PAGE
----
So the idea, WiiWare and the availibility of the right set of people to work on it all came together. All in all its been a very exciting experience for the company. It’s definitely somthing we want to do more of; distribution channels like WiiWare are a great extra outlet for our creativity.

On that note: as a long-running and established independent developer what advantages does WiiWare provide you when compared to other publishing relationships?

The bottom line is the fact that scale of the game and ease of distribution are such that we are able to fund and bring it to market ourselves. We take the risk and therefore get to keep much more of the money. This guarantees creative control of course, but also brings other challenges.

I think Frontier is pretty mature in the way we conduct ourselves and and we have developed very open, constructive relationships with our publishers, so we don’t suffer from frustrations about lack of control very often at all – and we certainly appreciate the different perspective and focus external eyes can give. We know it’s all too easy to get too close to something as a developer to see problems, so to address this we still use focus tests as we would with a disc-based game, to make sure the game is accessible and fun. It also means some other issues have to be covered by us that would normally be arranged by a pulisher like localisation, ESRB and PEGI ratings… and us being the ones to suddenly ask for the marketing screenshots at zero notice!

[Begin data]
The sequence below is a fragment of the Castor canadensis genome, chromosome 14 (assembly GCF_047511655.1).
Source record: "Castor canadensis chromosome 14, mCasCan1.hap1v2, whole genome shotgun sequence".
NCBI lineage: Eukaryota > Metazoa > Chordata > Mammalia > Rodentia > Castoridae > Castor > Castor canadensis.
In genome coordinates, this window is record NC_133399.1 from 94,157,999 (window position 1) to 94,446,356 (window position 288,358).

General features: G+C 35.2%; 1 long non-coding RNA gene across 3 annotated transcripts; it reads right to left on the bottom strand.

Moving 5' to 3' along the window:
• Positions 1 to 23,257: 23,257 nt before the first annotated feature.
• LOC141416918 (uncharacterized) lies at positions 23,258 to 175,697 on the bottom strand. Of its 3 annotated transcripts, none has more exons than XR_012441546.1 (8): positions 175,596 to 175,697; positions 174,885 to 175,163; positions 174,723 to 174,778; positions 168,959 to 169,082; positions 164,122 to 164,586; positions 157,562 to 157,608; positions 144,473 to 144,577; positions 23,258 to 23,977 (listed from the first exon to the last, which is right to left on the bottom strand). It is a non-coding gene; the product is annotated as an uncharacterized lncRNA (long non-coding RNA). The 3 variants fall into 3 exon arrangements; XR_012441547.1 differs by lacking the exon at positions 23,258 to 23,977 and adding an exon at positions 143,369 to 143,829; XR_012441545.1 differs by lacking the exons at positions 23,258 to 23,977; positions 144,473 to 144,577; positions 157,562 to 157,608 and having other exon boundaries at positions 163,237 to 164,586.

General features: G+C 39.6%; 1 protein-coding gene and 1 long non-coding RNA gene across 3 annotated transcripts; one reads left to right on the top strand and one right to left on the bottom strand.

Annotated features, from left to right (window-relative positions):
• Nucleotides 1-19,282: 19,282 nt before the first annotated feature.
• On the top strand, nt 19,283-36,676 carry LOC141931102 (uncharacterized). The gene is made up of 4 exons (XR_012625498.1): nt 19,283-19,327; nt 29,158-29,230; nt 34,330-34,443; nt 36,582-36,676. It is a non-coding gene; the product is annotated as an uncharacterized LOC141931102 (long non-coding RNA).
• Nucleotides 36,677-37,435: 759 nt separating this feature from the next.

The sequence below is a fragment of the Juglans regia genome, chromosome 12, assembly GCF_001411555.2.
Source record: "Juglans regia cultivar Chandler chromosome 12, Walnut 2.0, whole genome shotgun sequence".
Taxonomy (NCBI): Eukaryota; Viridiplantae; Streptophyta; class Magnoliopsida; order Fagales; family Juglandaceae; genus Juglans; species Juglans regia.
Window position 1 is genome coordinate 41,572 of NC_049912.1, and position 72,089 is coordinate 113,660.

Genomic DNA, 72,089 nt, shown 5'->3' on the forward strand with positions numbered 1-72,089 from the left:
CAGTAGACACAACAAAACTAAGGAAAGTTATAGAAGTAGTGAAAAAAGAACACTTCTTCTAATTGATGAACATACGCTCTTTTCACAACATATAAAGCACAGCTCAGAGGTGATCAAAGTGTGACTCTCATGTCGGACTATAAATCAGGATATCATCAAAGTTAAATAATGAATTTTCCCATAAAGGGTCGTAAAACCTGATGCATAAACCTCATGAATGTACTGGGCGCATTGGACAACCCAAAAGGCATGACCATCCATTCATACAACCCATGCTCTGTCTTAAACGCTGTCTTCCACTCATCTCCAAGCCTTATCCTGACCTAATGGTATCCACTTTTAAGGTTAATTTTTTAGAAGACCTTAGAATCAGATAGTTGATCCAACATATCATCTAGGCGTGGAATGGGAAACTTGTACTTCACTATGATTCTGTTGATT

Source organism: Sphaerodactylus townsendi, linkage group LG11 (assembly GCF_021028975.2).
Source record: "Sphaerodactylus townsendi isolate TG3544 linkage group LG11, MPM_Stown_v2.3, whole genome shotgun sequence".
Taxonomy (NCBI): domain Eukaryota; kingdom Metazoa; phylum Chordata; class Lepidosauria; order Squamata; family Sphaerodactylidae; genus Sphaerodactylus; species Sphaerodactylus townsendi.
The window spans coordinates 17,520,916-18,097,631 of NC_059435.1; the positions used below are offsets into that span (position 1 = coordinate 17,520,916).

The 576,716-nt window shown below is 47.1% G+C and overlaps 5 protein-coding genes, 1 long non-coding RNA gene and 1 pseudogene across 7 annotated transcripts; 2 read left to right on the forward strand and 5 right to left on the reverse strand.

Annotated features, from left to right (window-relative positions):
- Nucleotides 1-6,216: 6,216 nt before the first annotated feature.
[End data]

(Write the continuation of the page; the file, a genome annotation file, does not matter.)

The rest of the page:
Do you think WiiWare offers anything which other consoles’ digital distribution platforms do not?

At the risk of sounding trite the really exciting thing is that it offers us the Wii audience – both the installed worldwide numbers and the profile of gamer. So in that sense WiiWare is a unique opportunity, but there are also features which it is not for us to announce that make us especially attracted to the service.

One criticism levelled at Xbox Live Arcade is that retro titles have overrun new IP. Wii of course keeps retro separate with the Virtual Console channel – do you think that this will help new concepts succeed better via WiiWare?

It’s not just versions of old games on XBLA, it is ‘retro style’ games too, and general mediocrity. But across the industry novel, high-quality titles are at a premium, as they have always been – even at retail. Separating the Virtual Console channel is a very good start, but the issue of mediocre games sludging any service is a big issue.